But thankfully, things didn’t turn as bad for the economy as they could have and stocks have since recovered to new record highs.

Don’t Stop Saving for Retirement

Another misstep that people often make during market crashes is that they stop contributing to their retirement plans. They, unfortunately, begin to subscribe to the false logic of “Why should I put my money into something that’s losing value?”

Yours truly made that mistake … In the years before the Great Recession, I had started a wonderful habit of taking my profit-sharing check and using it to fund my Roth IRA.

But that year, I was fearful of what was happening to the stock market and so I sat out on the sidelines. That caused me to miss out on some pretty big gains as things started to creep back up.

The problem with this line of logic is that investing when the markets are down is precisely the time you should be – when prices are at their potentially lowest points.

Even though it can be scary, most stocks are trading at a discount of what they’re probably actually worth and are likely to go back up once things begin to stabilize.

This can best be summed up in a great quote by investment legend Warren Buffett, the Oracle of Omaha: “Be fearful when others are greedy, and be greedy when others are fearful.”

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Be Flexible

If you’re already retired and the market crashes, then another strategy you can use is to adapt to the situation and tighten your belt for a few months. For instance, if you normally pull out $40,000 for your living expenses, perhaps you could try living off of $35,000 for the year.

It’s not written in stone anywhere that just because you’re retired that you have to follow the 4 Percent Rule exactly and always take out the maximum amount you’re allowed. In fact, one easy way to cut back is to temporarily not make any adjustments for inflation and keep your withdrawals at the same level as what they were the year before.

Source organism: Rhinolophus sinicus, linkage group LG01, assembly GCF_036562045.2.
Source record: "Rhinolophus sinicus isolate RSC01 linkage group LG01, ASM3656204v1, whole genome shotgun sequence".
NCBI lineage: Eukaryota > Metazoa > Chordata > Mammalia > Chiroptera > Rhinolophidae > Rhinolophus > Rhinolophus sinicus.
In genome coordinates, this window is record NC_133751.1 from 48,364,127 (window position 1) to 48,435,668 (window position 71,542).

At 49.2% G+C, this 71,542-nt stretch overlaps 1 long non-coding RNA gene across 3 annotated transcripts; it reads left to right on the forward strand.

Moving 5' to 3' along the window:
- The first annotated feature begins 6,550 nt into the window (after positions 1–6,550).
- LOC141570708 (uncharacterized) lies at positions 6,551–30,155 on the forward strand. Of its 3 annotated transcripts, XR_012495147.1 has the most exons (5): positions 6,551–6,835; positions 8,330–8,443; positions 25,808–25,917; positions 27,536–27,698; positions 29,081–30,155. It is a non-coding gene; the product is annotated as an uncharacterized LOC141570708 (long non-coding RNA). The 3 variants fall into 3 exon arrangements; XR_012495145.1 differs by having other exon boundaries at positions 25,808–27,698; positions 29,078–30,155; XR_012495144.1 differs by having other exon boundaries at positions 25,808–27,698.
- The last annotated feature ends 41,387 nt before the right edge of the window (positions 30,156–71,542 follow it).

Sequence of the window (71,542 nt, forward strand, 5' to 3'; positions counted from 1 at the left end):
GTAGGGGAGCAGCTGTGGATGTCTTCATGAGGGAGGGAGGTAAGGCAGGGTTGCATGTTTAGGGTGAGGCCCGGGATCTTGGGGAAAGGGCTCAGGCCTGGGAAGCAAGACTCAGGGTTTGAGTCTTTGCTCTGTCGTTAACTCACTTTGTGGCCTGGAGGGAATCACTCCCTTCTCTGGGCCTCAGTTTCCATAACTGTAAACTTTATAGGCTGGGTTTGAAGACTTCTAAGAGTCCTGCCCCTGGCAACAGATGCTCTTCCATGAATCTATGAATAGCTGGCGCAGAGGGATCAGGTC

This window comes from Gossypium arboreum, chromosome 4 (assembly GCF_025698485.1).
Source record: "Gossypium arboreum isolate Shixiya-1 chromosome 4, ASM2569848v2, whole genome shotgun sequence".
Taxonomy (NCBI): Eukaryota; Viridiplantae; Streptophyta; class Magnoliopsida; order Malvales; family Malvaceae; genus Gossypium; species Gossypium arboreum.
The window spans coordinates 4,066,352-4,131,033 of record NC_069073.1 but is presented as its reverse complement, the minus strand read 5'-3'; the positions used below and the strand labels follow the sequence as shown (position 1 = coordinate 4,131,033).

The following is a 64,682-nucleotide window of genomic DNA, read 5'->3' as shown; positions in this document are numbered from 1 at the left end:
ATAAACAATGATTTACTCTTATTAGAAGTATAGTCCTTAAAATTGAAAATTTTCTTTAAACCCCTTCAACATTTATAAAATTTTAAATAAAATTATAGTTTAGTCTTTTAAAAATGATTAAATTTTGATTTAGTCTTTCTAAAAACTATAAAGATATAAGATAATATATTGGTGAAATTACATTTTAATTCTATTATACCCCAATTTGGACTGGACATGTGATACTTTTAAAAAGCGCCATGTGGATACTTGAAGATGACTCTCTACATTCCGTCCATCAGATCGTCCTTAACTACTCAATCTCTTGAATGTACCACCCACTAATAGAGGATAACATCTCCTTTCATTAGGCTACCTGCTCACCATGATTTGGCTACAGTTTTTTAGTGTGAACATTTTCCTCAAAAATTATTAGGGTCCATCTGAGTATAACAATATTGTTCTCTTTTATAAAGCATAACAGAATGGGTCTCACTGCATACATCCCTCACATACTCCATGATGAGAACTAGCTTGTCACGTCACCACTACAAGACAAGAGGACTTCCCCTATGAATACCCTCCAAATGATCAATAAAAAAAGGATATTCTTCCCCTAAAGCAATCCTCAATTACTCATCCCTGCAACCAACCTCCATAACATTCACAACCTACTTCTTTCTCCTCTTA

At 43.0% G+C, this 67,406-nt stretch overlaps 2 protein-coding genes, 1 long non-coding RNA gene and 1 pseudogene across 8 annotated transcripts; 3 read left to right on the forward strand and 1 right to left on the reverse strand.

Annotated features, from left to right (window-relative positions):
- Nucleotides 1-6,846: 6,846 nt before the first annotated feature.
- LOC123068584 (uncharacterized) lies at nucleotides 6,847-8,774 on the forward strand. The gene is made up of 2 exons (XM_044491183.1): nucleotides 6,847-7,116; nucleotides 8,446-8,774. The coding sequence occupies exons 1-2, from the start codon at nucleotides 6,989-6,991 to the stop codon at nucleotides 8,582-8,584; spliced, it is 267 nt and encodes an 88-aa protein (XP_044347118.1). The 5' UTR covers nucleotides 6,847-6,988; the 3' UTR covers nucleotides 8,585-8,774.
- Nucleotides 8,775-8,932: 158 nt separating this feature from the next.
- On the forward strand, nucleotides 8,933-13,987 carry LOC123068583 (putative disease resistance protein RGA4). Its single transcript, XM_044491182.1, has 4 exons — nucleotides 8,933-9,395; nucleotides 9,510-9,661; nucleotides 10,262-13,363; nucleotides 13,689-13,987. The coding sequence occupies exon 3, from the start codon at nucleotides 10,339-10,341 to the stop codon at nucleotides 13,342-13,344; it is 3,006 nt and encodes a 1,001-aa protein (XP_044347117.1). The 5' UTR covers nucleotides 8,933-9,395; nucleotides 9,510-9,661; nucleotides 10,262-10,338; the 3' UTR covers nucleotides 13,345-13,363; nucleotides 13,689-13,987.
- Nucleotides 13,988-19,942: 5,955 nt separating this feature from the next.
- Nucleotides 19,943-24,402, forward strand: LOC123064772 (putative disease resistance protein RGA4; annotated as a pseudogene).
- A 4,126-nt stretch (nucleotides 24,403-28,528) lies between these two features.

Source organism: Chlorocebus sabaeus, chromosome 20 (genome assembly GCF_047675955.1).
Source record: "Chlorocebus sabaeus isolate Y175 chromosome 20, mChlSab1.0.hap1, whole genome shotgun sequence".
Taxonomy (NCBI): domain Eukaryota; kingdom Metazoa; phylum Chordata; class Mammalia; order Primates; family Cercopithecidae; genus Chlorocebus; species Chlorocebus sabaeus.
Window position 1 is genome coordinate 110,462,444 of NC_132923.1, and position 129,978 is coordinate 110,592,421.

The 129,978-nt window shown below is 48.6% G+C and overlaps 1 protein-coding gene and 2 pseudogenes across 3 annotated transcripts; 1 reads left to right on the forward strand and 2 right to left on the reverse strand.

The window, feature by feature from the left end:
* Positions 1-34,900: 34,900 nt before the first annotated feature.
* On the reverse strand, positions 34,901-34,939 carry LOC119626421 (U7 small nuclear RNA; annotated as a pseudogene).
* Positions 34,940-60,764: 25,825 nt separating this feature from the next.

Another solution could be to find a part-time job or side hustle. By making a little extra cash on the side, you’ll be able to offset your withdrawal amount, even if it’s just temporary.

The Bottom Line

Stock market crashes are inevitable. Humans are emotional creatures and when things happen to our economy or society, our reactions can cause share prices to go into freefall.

Since most people’s retirement plans consist of stock-based funds, this is going to have a profound impact. You’ll likely see your retirement savings decrease as well as the amount of money that it’s going to yield to cover your living expenses.

Whether you’re still saving for retirement or already retired, there are several things you can do to minimize your losses.

Strategies like overshooting your target, diversifying your assets, and planning a lower withdrawal rate will be very effective at ensuring your money will last. Other smart tactics like staying flexible and continuing to contribute to your retirement plans will help to ensure your losses will be minimized.

Above all, remember not to make any rash decisions. You’ve made it this far with your money, and as long as you stay the course, you’re going to weather the storm and come out on the other side just fine.

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Written by DJ Whiteside

DJ writes about retirement and credit cards. He loves looking for new ways to optimize savings, build wealth, and sharing what he learns with others.